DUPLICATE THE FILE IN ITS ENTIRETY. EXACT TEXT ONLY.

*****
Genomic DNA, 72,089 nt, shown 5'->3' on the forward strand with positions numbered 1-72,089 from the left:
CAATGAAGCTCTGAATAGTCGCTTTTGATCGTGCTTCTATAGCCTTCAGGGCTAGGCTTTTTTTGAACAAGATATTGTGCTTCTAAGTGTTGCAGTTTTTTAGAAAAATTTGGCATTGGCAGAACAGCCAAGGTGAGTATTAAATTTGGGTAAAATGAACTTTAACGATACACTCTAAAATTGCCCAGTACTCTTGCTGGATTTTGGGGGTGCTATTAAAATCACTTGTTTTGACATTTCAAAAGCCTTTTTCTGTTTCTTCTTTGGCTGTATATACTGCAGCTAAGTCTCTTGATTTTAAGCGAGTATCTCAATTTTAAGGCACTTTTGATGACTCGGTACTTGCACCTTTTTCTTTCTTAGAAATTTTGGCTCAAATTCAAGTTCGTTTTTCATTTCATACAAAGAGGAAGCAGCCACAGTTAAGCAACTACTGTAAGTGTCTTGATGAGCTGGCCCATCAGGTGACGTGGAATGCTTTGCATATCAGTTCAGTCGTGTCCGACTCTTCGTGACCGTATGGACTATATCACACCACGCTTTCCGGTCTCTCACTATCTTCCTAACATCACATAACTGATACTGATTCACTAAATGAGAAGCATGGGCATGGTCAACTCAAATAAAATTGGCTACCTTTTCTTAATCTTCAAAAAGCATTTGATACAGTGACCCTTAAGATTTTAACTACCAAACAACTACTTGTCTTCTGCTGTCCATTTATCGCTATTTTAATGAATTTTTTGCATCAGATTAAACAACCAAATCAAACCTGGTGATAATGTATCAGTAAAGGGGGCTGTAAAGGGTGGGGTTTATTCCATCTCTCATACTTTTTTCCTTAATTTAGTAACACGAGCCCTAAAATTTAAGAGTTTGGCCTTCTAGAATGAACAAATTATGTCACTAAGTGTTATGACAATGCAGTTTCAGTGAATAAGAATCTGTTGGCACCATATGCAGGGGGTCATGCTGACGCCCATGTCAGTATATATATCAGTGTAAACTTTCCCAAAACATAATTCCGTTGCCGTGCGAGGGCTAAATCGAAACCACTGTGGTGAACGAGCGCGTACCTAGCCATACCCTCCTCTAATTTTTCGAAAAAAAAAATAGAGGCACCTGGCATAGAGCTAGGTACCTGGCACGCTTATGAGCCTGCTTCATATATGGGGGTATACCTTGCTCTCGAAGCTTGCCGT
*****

Genomic DNA, 72,089 nt, shown 5'->3' on the forward strand with positions numbered 1-72,089 from the left:
CAATGAAGCTCTGAATAGTCGCTTTTGATCGTGCTTCTATAGCCTTCAGGGCTAGGCTTTTTTTGAACAAGATATTGTGCTTCTAAGTGTTGCAGTTTTTTAGAAAAATTTGGCATTGGCAGAACAGCCAAGGTGAGTATTAAATTTGGGTAAAATGAACTTTAACGATACACTCTAAAATTGCCCAGTACTCTTGCTGGATTTTGGGGGTGCTATTAAAATCACTTGTTTTGACATTTCAAAAGCCTTTTTCTGTTTCTTCTTTGGCTGTATATACTGCAGCTAAGTCTCTTGATTTTAAGCGAGTATCTCAATTTTAAGGCACTTTTGATGACTCGGTACTTGCACCTTTTTCTTTCTTAGAAATTTTGGCTCAAATTCAAGTTCGTTTTTCATTTCATACAAAGAGGAAGCAGCCACAGTTAAGCAACTACTGTAAGTGTCTTGATGAGCTGGCCCATCAGGTGACGTGGAATGCTTTGCATATCAGTTCAGTCGTGTCCGACTCTTCGTGACCGTATGGACTATATCACACCACGCTTTCCGGTCTCTCACTATCTTCCTAACATCACATAACTGATACTGATTCACTAAATGAGAAGCATGGGCATGGTCAACTCAAATAAAATTGGCTACCTTTTCTTAATCTTCAAAAAGCATTTGATACAGTGACCCTTAAGATTTTAACTACCAAACAACTACTTGTCTTCTGCTGTCCATTTATCGCTATTTTAATGAATTTTTTGCATCAGATTAAACAACCAAATCAAACCTGGTGATAATGTATCAGTAAAGGGGGCTGTAAAGGGTGGGGTTTATTCCATCTCTCATACTTTTTTCCTTAATTTAGTAACACGAGCCCTAAAATTTAAGAGTTTGGCCTTCTAGAATGAACAAATTATGTCACTAAGTGTTATGACAATGCAGTTTCAGTGAATAAGAATCTGTTGGCACCATATGCAGGGGGTCATGCTGACGCCCATGTCAGTATATATATCAGTGTAAACTTTCCCAAAACATAATTCCGTTGCCGTGCGAGGGCTAAATCGAAACCACTGTGGTGAACGAGCGCGTACCTAGCCATACCCTCCTCTAATTTTTCGAAAAAAAAAATAGAGGCACCTGGCATAGAGCTAGGTACCTGGCACGCTTATGAGCCTGCTTCATATATGGGGGTATACCTTGCTCTCGAAGCTTGCCGT